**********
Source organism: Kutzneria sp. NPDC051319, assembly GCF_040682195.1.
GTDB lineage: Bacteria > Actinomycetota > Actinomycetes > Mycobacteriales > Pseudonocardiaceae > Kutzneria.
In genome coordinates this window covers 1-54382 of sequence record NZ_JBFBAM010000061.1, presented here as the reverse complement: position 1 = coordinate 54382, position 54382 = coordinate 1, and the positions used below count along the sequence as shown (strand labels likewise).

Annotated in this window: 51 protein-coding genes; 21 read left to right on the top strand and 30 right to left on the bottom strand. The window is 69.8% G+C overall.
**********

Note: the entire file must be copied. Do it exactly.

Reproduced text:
Source organism: Kutzneria sp. NPDC051319, assembly GCF_040682195.1.
GTDB lineage: Bacteria > Actinomycetota > Actinomycetes > Mycobacteriales > Pseudonocardiaceae > Kutzneria.
In genome coordinates this window covers 1-54382 of sequence record NZ_JBFBAM010000061.1, presented here as the reverse complement: position 1 = coordinate 54382, position 54382 = coordinate 1, and the positions used below count along the sequence as shown (strand labels likewise).

Annotated in this window: 51 protein-coding genes; 21 read left to right on the top strand and 30 right to left on the bottom strand. The window is 69.8% G+C overall.